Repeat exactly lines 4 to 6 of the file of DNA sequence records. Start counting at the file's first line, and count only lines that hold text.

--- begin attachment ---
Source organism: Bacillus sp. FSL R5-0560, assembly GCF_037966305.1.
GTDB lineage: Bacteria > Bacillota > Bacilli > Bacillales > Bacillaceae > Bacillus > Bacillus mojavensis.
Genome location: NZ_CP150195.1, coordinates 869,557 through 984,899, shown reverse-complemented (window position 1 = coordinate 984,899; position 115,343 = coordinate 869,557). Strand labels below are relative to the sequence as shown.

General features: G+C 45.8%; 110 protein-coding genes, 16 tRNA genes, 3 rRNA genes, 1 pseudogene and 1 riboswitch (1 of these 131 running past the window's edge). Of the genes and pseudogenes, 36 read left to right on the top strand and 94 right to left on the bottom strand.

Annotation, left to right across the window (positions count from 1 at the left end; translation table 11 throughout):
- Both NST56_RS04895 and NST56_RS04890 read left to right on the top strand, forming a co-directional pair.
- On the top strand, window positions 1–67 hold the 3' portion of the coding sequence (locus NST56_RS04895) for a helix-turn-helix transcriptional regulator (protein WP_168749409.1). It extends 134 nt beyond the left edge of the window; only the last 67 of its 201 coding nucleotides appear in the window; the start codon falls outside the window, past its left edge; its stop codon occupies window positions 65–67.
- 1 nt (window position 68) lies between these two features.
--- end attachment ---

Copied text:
General features: G+C 45.8%; 110 protein-coding genes, 16 tRNA genes, 3 rRNA genes, 1 pseudogene and 1 riboswitch (1 of these 131 running past the window's edge). Of the genes and pseudogenes, 36 read left to right on the top strand and 94 right to left on the bottom strand.

Annotation, left to right across the window (positions count from 1 at the left end; translation table 11 throughout):
- Both NST56_RS04895 and NST56_RS04890 read left to right on the top strand, forming a co-directional pair.